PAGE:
My Shopping Bag
01403 264001
 
  

Wakefields Jewellers is now open. Join us in our store to discover our full collection of fine jewellery, watches and full range of workshop services - Contact Us

1901

1901

A Penny Farthing and five pounds

John Wakefield, Melanie and Dominic’s great-grandfather, made the journey from Wiltshire to Horsham in the late 1890’s. Arriving by train with little money and prospects, he is said to have ridden into Horsham on a Penny Farthing, with five pounds in his pocket. He found work as an apprentice of one of five watchmakers in the basement at Jury Cramp’s shop on West Street, eventually advancing to senior watchmaker.

A Penny Farthing and five pounds
This photo from 1901 shows John (back row 2nd from right) with the staff from Jury Cramp’s Jewellers.
1903

1903

Sarah’s Sweetshop

Driven by his entrepreneurial spirit, John desperately wanted to see the Wakefield name above his own door. He soon married a lady called Sarah who was working at the sweet shop opposite at 59 West Street, later buying the shop in 1903 when the owner, Mrs Jupp, retired. John’s wife Sarah ran the sweetshop, whilst John continued to hone his skills as a watchmaker, making future plans to own his own jewellers and watchmakers.

Sarah Sweet
1911

1911

A dream becomes reality

John finally realised his dream of owning his own business and opened his jewellers and goldsmiths in 1911. This shop was originally located at 13 West Street, Horsham, which is currently a walk through to The Forum.

As well as watches, clocks and jewellery, the shop included an optician service and sold all manner of gifts and oddities, from silver cutlery sets to barometers. During the Great War, munitions shells were even made in our workshop, with women employed to polish shell cartridges.

A dream becomes reality
A dream becomes reality
This photo shows John and Sarah pictured with four of their six children. Melanie and Dominic’s grandfather James (known to all as Jim) Wakefield was the eldest son of the six (seated bottom right), succeeded the jewellery shop years later.
1912/1913

1912/1913

first adverts in 1912
This image shows one our very first adverts in 1912.
first adverts in 1912
This image shows one of our earliest receipts from 1913.
1935

1935

Expanding an empire

In 1935 John Wakefield moved the store into its current location at 11 West Street, which was the site of Boots The Chemist at the time. The store still utilizes some of the original Boots mahogany cabinets for display to this day.

Expanding an empire

Jim Wakefield took over the jewellers in the 1930’s, whilst John Wakefield started expanding his empire locally to accommodate each of his sons. Fortunate in his flair for business, John opportunistically bought the butcher’s shop at 59a West Street (next door to his sweet shop), making an offer whilst the owner was suitably inebriated. He later turned both units into Wakefields Outfitters, a business which also survives to this day.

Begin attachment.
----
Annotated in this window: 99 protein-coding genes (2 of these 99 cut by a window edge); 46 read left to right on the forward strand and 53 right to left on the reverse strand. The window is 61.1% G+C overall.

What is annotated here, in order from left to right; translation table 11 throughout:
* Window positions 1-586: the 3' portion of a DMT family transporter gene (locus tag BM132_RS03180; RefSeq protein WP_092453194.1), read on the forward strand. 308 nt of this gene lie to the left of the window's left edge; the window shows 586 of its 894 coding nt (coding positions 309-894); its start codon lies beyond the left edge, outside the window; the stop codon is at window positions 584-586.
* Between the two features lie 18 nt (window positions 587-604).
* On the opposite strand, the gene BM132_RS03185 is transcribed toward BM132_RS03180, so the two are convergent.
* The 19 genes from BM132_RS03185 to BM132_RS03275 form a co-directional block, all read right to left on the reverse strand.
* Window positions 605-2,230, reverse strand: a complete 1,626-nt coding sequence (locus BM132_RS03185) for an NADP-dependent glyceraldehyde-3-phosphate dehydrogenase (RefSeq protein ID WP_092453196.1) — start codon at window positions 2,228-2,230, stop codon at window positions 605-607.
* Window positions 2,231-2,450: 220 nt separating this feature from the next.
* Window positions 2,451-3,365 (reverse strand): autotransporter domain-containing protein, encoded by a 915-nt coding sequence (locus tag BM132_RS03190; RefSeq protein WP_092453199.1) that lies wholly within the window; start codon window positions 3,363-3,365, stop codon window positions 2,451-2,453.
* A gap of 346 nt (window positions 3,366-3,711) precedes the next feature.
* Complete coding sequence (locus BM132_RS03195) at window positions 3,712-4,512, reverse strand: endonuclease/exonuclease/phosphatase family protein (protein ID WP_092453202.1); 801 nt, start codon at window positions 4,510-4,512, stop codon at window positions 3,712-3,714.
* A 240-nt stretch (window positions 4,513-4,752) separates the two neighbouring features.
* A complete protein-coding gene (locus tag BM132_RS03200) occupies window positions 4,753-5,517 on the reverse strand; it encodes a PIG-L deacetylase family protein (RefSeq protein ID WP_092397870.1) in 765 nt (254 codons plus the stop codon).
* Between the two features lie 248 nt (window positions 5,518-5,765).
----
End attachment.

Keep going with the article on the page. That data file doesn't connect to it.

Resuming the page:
first adverts in 1912
This photo from 1935 shows the Café and China Shop at 8 East Street

The Wakefields dominated business in Horsham town for decades. In addition to the sweet shop, outfitters and jewellers, John Wakefield opened a China shop in East Street as well as operating a huge café, running from the current Clarks shoe shop unit, all along the first floor to the current Wakefields Jewellers site. The cafe offered shoppers a chance to relax, eat and indulge in a cup of coffee, freshly roasted on the premises. It also catered for wealthy clients at private residences, including the Queen at Windsor and was among the country’s largest importers of Mumm Champagne.

Whilst John continued to build upon the Wakefield name, Jim Wakefield gained a reputation as being a stickler when it came to maintaining high standards at the jewellers. An advocate of impeccable customer service, John even introduced a pulley system that ran from the front of the shop into the workshop to further speed up repairs turnaround times. Whilst the pulley system may be long gone, the workshop still remains an integral part of the Wakefields business to this day.

Expanding an empire
1959

1959

An Incredible Legacy

John Wakefield passed away in 1959, leaving a legacy to his 4 sons.

Sarah Sweet
Sarah Sweet
Sarah Sweet
1965

1965

A New Generation

Jim’s son, Graham Wakefield (Melanie and Dominic’s father) joined the business from school in 1965, working alongside Jim for many years. He trained at the prestigious CFH School in Switzerland (as did Melanie Wakefield) and also apprenticed at Parkhouse & Wyatt (now Laings) in Southampton. This image shows Graham training in Switzerland in 1966, Melanie Wakefield following in his footsteps in 1990.